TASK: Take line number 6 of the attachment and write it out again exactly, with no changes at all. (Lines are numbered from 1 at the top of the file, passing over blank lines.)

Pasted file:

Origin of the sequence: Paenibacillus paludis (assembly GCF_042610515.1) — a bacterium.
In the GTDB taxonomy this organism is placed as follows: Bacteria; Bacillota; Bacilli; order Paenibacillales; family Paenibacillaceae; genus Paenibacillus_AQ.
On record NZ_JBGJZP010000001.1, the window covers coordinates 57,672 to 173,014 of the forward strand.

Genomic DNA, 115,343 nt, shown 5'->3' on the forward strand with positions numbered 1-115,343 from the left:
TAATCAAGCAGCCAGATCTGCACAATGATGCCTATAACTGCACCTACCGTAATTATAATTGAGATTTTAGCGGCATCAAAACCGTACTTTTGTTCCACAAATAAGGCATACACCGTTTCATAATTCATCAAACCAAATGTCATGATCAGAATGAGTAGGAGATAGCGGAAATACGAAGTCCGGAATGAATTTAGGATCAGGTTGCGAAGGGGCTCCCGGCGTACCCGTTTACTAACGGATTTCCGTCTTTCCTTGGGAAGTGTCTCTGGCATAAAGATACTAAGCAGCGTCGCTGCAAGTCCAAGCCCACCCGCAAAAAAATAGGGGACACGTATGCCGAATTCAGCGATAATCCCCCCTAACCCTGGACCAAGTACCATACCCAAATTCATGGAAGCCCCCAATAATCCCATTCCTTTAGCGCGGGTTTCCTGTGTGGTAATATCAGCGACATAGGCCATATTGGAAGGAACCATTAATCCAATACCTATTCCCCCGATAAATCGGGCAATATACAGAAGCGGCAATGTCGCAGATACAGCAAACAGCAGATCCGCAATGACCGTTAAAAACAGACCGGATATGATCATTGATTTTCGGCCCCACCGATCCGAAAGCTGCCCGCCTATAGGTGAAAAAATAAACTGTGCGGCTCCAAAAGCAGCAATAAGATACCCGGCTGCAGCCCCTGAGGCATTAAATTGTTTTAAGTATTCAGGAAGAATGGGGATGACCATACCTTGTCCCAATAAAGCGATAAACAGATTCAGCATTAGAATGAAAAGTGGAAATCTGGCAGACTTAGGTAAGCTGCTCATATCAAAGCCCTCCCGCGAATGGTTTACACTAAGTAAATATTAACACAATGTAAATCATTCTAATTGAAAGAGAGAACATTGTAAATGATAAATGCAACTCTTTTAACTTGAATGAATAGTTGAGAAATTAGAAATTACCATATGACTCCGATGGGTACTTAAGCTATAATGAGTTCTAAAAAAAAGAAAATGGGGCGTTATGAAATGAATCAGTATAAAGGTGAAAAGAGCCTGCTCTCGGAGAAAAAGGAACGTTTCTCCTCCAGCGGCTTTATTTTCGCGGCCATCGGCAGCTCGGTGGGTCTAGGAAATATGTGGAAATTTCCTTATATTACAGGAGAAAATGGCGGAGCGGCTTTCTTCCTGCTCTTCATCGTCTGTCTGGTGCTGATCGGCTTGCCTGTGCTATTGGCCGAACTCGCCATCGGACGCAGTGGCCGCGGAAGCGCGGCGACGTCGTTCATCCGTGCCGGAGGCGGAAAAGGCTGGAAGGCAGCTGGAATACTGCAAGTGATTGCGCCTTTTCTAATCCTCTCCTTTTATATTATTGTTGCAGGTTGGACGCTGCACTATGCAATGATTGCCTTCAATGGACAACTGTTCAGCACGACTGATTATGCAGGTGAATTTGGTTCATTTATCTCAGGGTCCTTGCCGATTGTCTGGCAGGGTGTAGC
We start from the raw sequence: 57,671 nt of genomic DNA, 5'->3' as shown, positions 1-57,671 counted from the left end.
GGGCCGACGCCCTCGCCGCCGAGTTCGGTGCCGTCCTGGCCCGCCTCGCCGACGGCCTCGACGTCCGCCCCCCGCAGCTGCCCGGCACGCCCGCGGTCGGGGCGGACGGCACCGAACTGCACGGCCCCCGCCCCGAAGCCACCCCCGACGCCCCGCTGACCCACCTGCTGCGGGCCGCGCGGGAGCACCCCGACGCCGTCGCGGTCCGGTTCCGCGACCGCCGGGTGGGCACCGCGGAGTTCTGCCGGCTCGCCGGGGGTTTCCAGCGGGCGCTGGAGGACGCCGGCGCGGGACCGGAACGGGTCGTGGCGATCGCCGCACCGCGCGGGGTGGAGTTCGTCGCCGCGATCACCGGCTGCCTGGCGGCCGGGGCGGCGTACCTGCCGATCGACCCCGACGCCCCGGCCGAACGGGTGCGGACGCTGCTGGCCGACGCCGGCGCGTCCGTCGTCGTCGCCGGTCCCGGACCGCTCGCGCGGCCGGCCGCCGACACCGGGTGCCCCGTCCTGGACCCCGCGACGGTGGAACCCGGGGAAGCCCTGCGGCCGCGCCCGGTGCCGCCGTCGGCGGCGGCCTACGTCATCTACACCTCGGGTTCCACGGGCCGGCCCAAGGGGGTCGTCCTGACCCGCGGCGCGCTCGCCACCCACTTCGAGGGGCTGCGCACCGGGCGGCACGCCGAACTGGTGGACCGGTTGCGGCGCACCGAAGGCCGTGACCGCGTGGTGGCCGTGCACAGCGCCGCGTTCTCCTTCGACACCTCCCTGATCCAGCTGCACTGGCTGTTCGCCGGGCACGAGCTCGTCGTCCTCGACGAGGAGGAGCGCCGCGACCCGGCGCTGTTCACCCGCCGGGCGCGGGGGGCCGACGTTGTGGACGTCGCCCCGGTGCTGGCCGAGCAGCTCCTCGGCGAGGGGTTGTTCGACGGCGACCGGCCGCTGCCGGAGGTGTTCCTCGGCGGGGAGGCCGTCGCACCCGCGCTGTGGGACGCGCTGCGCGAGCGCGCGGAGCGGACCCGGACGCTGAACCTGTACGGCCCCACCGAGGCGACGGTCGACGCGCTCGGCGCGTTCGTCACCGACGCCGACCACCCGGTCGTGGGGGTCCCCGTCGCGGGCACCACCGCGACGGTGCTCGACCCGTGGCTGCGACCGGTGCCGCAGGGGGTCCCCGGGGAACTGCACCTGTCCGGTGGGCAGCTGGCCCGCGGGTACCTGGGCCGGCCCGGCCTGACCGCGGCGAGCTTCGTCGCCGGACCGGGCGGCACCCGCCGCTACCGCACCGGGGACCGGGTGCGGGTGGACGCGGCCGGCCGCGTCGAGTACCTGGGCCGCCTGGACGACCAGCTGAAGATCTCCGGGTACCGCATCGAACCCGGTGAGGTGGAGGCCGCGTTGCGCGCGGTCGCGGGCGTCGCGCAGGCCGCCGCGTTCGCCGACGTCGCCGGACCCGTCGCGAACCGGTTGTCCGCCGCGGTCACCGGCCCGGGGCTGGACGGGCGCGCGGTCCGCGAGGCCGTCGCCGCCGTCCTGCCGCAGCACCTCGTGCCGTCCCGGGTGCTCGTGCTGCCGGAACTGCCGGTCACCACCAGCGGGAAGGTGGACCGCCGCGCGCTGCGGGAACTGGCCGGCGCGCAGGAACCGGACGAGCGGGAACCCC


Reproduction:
We start from the raw sequence: 57,671 nt of genomic DNA, 5'->3' as shown, positions 1-57,671 counted from the left end.